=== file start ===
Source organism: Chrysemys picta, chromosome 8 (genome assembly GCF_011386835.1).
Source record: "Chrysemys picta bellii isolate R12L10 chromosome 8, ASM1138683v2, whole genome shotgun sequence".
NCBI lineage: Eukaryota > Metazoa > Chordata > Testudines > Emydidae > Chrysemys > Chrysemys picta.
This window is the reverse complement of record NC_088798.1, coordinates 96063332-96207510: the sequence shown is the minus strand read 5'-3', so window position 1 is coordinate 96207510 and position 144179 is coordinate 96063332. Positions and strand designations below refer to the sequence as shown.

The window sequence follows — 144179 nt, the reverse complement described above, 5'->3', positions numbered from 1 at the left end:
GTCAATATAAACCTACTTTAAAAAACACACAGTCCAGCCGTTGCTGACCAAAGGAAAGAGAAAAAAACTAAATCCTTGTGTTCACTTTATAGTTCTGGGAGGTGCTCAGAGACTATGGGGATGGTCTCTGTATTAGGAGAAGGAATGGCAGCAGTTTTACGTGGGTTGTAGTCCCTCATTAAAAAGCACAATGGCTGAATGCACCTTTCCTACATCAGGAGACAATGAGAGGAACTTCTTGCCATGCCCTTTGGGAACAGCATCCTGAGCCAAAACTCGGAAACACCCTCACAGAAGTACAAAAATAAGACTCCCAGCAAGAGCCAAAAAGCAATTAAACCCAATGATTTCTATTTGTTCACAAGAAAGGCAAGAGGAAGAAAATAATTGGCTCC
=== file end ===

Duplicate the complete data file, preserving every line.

Source organism: Chrysemys picta, chromosome 8 (genome assembly GCF_011386835.1).
Source record: "Chrysemys picta bellii isolate R12L10 chromosome 8, ASM1138683v2, whole genome shotgun sequence".
NCBI lineage: Eukaryota > Metazoa > Chordata > Testudines > Emydidae > Chrysemys > Chrysemys picta.
This window is the reverse complement of record NC_088798.1, coordinates 96063332-96207510: the sequence shown is the minus strand read 5'-3', so window position 1 is coordinate 96207510 and position 144179 is coordinate 96063332. Positions and strand designations below refer to the sequence as shown.

The window sequence follows — 144179 nt, the reverse complement described above, 5'->3', positions numbered from 1 at the left end:
GTCAATATAAACCTACTTTAAAAAACACACAGTCCAGCCGTTGCTGACCAAAGGAAAGAGAAAAAAACTAAATCCTTGTGTTCACTTTATAGTTCTGGGAGGTGCTCAGAGACTATGGGGATGGTCTCTGTATTAGGAGAAGGAATGGCAGCAGTTTTACGTGGGTTGTAGTCCCTCATTAAAAAGCACAATGGCTGAATGCACCTTTCCTACATCAGGAGACAATGAGAGGAACTTCTTGCCATGCCCTTTGGGAACAGCATCCTGAGCCAAAACTCGGAAACACCCTCACAGAAGTACAAAAATAAGACTCCCAGCAAGAGCCAAAAAGCAATTAAACCCAATGATTTCTATTTGTTCACAAGAAAGGCAAGAGGAAGAAAATAATTGGCTCC